We are facing some very difficult decisions in America these
days. The attacks of 9/11 are forcing us to choose up sides
in the war for our freedoms and liberties, forcing us to commit
to whether we will become more open-minded about who we trust,
or cause us to shut down our free spirited way of living.
There are three major events occurring right now, that for
me, crystallize the depths and difficulties of this topic.
The first is probably the most difficult in terms of people's
willingness to talk openly about their feelings. It is this:
when I see Shiites and Sunnis killing each other, blowing
up mosques and killing and maiming their own women and children,
I have to wonder whether these kinds of barbaric acts can
ever be replaced by the concepts of freedom as we know them
and practice them here in the U.S.
The potential of all-out civil war in Iraq, after so many
Americans and Iraqis have died trying to turn the place around,
is tragic and downright disappointing. What have we achieved
if we lose it all to the roving bands of armed thugs posing
as religious soldiers? As the father, father-in-law, and uncle
of three young men who have served this country, including
stints in Afghanistan and Iraq, I just can't grasp the futility
of what we are seeing happen.
Is it a clash of cultures at fault here or a total inability
of cultures to find common ground? I have never been shy to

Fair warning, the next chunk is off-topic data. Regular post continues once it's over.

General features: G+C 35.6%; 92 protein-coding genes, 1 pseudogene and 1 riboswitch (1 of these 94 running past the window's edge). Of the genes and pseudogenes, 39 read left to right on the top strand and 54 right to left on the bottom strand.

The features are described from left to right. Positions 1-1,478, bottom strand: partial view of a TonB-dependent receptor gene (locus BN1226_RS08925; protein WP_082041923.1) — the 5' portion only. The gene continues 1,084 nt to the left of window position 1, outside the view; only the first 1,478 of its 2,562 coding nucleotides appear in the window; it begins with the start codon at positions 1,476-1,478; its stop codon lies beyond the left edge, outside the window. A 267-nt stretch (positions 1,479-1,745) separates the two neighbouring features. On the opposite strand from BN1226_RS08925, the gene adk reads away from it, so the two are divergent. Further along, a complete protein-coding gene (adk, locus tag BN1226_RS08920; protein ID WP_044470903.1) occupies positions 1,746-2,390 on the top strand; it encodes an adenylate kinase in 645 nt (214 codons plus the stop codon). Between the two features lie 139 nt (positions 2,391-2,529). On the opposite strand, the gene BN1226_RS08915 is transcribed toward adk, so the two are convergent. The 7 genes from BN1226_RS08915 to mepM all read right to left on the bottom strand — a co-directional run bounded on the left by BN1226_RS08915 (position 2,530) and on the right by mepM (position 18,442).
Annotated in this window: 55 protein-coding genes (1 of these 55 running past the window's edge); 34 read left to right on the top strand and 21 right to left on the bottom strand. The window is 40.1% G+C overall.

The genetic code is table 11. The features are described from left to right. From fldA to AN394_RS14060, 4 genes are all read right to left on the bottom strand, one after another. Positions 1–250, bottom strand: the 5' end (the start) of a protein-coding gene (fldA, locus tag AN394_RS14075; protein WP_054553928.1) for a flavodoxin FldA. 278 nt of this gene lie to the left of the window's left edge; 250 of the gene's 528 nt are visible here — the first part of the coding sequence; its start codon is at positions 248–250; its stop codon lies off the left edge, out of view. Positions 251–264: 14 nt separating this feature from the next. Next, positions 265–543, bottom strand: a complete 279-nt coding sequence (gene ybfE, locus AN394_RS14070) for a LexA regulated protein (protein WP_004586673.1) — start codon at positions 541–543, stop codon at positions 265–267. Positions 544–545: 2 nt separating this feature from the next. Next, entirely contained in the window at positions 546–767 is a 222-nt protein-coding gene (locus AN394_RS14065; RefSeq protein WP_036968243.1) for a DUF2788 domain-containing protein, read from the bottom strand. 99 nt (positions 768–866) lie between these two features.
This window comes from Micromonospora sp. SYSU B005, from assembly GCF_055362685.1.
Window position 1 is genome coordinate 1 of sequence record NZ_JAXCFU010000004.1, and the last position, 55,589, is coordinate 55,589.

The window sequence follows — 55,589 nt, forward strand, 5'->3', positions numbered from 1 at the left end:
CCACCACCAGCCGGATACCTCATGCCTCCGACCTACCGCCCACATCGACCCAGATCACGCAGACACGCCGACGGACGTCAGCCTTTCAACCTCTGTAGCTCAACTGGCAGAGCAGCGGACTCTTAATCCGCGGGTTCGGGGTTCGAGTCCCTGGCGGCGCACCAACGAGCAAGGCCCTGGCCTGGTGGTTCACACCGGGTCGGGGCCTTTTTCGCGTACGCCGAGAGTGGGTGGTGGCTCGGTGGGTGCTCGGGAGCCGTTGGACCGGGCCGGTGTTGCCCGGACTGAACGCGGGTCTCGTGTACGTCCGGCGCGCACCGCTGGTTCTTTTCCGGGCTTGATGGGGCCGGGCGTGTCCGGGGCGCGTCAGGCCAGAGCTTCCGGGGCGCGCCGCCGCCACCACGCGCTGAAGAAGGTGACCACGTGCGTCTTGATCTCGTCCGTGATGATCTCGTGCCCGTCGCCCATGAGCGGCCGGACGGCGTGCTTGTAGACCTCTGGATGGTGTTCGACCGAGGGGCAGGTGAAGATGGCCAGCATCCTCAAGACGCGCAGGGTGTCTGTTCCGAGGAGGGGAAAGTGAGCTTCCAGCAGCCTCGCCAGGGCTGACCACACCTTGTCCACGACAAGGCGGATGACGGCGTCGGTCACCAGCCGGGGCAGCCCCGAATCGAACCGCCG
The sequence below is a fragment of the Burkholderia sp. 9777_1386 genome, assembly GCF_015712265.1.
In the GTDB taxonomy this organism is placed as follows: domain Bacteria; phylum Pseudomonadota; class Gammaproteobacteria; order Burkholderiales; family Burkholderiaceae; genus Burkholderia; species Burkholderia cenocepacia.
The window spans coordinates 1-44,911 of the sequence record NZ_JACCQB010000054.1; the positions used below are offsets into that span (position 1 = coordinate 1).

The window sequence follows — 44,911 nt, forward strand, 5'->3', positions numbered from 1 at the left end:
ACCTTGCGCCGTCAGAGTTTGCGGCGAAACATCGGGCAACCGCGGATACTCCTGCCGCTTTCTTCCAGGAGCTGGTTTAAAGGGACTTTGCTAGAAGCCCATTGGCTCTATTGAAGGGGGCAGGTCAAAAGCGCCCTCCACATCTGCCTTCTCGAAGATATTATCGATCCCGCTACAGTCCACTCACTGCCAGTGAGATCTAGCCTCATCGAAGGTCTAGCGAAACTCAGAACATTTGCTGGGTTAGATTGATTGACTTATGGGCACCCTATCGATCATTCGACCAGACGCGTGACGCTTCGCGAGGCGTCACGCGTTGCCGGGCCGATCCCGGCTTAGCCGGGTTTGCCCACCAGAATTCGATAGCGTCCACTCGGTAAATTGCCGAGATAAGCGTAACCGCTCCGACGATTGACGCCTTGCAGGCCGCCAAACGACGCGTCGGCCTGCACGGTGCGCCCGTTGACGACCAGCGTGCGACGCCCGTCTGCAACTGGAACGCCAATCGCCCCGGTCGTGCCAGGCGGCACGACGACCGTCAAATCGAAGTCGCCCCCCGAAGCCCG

say I'm a Republican or in the case of both Afghanistan and
Iraq, support the mission of our troops there. My Air Force
Special Operations Son will forever carry a reminder of his
service overseas with a reconstructed ankle, thanks to the
miracles of modern American medicine.
But even that, I think, is indicative of how different we
are as a people, as compared to others around the world. I
know I say this at the risk of being called elitist or claiming
that Americans are superior to other people. Trust me, as
a Latino who was born dirt poor and has suffered the indignities
of racism at certain points in my life, I'm the last guy in
the world to say our country is perfect.
Yet, we have such a different standard of living and live
under such advanced standards and expectations of how we can
improve ourselves, our children, and our surroundings, that
I find myself retracing old ground on whether we can ever
turn barbarians into productive and caring people. Can we
ever take the concept of religious freedom and use it to end
thousands of years of holocausts in the Middle East? Can we
take the mantra of freedom of speech and conquer the extremists
who repress the poor, illiterate, and girls and women, "just
Are we wrong and wasting our time to think that we can offer
freedom to girls seeking an education in some of these Muslim-controlled
countries? I know we can't paint all Muslims with the brush